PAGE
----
Solar images show never-before-seen detail
WASHINGTON, April 21 (UPI) — NASA says even the first images taken by its recently launched Solar Dynamics Observatory display details never before seen by solar scientists.
The space agency’s astronomers said the observatory is returning data that confirm an unprecedented new capability for scientists to better understand the sun’s dynamic processes.
“These initial images show a dynamic sun that I had never seen in more than 40 years of solar research,” said Richard Fisher, director of NASA’s Heliophysics Division. “SDO will change our understanding of the sun and its processes, which affect our lives and society. This mission will have a huge impact on science, similar to the impact of the Hubble Space Telescope on modern astrophysics.”
NASA said the observatory, launched Feb. 11, is the most advanced spacecraft ever designed to study the sun. During its five-year mission, it will examine the sun’s magnetic field and also provide a better understanding of the role the sun plays in Earth’s atmospheric chemistry and climate. It is designed to provide images with clarity 10 times better than high-definition television and return more comprehensive science data faster than any other solar observing spacecraft.
The images are available at http://svs.gsfc.nasa.gov/vis/a000000/a003700/a003715/index.html.
Added sugar can increase heart attack risk
ATLANTA, April 21 (UPI) — Added sugars — especially in processed foods and beverages — may increase heart disease risk factors, U.S. researchers said.
Study co-author Dr. Miriam Vos, assistant professor of pediatrics at Emory School of Medicine, and colleagues analyzed nutritional data and blood lipid (fat) levels in more than 6,000 adult men and women from 1999 to 2006.
The highest-consuming study subjects ate an average of 46 teaspoons of added sugars per day, while the lowest-consuming study subjects are an average of just 3 teaspoons daily.
The study, published in the Journal of the American Medical Association, found those who ate more added sugar were more likely to have higher cardiovascular disease risk factors — including higher triglyceride levels and higher ratios of triglycerides to high-density lipoprotein, the “good” cholesterol.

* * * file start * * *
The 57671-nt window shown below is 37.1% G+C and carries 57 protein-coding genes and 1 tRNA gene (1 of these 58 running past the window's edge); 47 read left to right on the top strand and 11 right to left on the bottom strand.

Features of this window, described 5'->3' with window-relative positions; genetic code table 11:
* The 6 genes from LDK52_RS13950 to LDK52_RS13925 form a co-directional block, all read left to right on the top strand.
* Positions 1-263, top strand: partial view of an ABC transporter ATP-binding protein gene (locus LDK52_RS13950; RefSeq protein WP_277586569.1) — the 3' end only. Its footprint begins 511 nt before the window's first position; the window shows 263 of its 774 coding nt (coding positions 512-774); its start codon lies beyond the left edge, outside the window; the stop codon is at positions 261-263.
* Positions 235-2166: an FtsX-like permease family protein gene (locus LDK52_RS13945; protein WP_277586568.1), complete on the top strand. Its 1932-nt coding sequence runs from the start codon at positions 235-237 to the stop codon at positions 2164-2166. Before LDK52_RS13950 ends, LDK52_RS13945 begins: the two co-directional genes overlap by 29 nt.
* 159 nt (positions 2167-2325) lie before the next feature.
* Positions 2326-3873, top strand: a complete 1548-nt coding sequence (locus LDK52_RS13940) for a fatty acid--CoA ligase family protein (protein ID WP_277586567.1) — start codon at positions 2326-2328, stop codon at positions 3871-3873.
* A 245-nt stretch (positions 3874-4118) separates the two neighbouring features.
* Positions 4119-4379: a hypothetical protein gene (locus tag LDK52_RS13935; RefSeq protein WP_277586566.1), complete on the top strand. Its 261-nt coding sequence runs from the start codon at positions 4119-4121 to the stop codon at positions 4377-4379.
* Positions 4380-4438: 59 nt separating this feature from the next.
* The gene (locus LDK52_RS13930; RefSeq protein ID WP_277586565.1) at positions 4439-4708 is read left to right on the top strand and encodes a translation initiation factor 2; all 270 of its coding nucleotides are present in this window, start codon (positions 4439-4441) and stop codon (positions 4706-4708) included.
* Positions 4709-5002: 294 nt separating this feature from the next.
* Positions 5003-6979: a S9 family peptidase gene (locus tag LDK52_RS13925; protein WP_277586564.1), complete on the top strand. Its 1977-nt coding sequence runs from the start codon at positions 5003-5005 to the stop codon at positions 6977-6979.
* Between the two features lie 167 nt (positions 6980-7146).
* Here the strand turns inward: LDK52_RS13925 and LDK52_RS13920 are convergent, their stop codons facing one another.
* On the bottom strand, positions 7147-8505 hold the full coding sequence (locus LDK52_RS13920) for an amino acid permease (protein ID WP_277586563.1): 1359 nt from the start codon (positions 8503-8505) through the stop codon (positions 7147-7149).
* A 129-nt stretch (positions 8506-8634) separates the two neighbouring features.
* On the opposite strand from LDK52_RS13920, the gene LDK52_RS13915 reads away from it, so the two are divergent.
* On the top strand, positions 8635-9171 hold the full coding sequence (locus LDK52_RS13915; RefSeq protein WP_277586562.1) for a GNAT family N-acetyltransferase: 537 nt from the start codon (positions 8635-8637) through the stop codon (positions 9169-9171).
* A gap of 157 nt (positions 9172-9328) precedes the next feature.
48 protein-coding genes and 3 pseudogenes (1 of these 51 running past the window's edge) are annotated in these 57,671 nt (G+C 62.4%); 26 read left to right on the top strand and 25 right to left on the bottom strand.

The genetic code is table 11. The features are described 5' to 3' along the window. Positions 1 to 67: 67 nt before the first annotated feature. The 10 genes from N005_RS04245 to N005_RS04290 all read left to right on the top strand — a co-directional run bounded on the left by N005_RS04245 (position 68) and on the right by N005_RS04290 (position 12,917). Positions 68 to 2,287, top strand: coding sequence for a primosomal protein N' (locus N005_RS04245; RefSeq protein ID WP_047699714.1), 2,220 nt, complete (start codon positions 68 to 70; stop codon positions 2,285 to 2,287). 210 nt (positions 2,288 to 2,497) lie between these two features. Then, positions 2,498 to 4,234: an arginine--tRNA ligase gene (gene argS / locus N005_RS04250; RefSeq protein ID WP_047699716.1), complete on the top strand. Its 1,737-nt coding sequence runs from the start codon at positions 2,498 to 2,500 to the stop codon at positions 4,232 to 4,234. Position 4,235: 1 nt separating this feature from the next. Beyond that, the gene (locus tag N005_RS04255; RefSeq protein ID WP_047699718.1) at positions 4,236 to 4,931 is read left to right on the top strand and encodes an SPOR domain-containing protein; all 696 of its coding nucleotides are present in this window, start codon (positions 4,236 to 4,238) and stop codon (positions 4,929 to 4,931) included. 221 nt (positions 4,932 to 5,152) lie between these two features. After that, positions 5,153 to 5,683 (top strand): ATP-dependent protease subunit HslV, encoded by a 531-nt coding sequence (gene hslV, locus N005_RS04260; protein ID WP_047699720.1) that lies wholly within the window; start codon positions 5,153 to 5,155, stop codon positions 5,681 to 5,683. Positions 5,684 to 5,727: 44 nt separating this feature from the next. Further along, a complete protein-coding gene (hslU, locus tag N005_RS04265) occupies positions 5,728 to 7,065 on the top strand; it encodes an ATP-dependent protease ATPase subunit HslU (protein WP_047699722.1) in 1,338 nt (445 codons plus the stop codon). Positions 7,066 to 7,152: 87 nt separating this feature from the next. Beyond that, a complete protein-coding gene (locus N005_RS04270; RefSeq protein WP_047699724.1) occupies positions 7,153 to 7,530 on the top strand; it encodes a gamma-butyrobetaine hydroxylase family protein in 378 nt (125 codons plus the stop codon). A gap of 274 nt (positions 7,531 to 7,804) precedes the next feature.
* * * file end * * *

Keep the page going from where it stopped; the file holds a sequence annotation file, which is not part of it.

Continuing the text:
“Just like eating a high-fat diet can increase your levels of triglycerides and high cholesterol, eating sugar can also affect those same lipids,” Vos said in a statement. “It would be important for long-term health for people to start looking at how much added sugar they’re getting and finding ways to reduce that.”
FDA: Don’t give your dog bones of any size
WASHINGTON, April 21 (UPI) — Many people believe it’s OK for dogs to chew on bones, but the U.S. Food and Drug Administration says the practice can cause serious injury.
“Some people think it’s safe to give dogs large bones, like those from a ham or a roast,” said Dr. Carmela Stamper in the FDA’s Center for Veterinary Medicine. “Bones are unsafe no matter what their size.”
Here are 10 reasons why Stamper says it’s a bad idea to give a dog a bone. Most of the reasons require either a visit or an emergency trip to a veterinarian:
– Broken teeth.
– Mouth or tongue injuries.
– Bone becomes looped around the dog’s lower jaw. This can be frightening or painful for the dog.
– Bone becomes stuck in the dog’s esophagus.
– Bone blocks dog’s breathing.
– Bone gets stuck in the dog’s stomach and might be too big to pass into the intestines.
– Bone becomes stuck in the intestines and causes a blockage. Such an event can require surgery.
– Constipation due to bone fragments. The fragments can be very sharp and can scrape the intestine or rectum, causing the dog much pain.
– Severe bleeding from the rectum. This is very messy and can be dangerous.
– Peritonitis, a difficult-to-treat bacterial infection of the abdomen caused when bone fragments poke holes in a dog’s stomach or intestines. Peritonitis can kill the animal.
“Talk with your veterinarian about alternatives to giving bones to your dog,” Stamper said. “There are many bone-like products made with materials that are safe for dogs to chew on.
“Always supervise your dog with any chew product, especially one your dog hasn’t had before,” he added. “And always, if your dog ‘just isn’t acting right,’ call your veterinarian right away!”
New therapy for advanced prostate cancer
NEW YORK, April 21 (UPI) — U.S. cancer researchers say an experimental drug is providing effective targeted therapy in treating an aggressive form of advanced prostate cancer.
Memorial Sloan-Kettering Cancer Center scientists said a new multicenter study suggests the drug — MDV3100 — is safe and effective for patients with castration-resistant prostate cancer. Such cancers are known for their poor prognosis and limited treatment options.
The scientists said the combined Phase 1 and 2 study found MDV3100 not only shrank patients’ tumors, but also reduced serum levels of the tumor marker prostate-specific antigen, stabilized disease that had spread to soft tissues and the bone, and reduced the number of circulating tumor cells in the blood.
“We were encouraged to see anti-tumor activity in men whose disease had spread to other parts of the body after either becoming resistant to previous hormone treatments or progressing following chemotherapy,” said Dr. Howard Scher, chief of the Sloan-Kettering’s Genitourinary Oncology Service and the study’s lead author. “These findings strengthen the drug’s potential to change the outlook for a group of patients who currently have limited effective treatment options from which to choose.”
The study appears online, ahead of print, in The Lancet.
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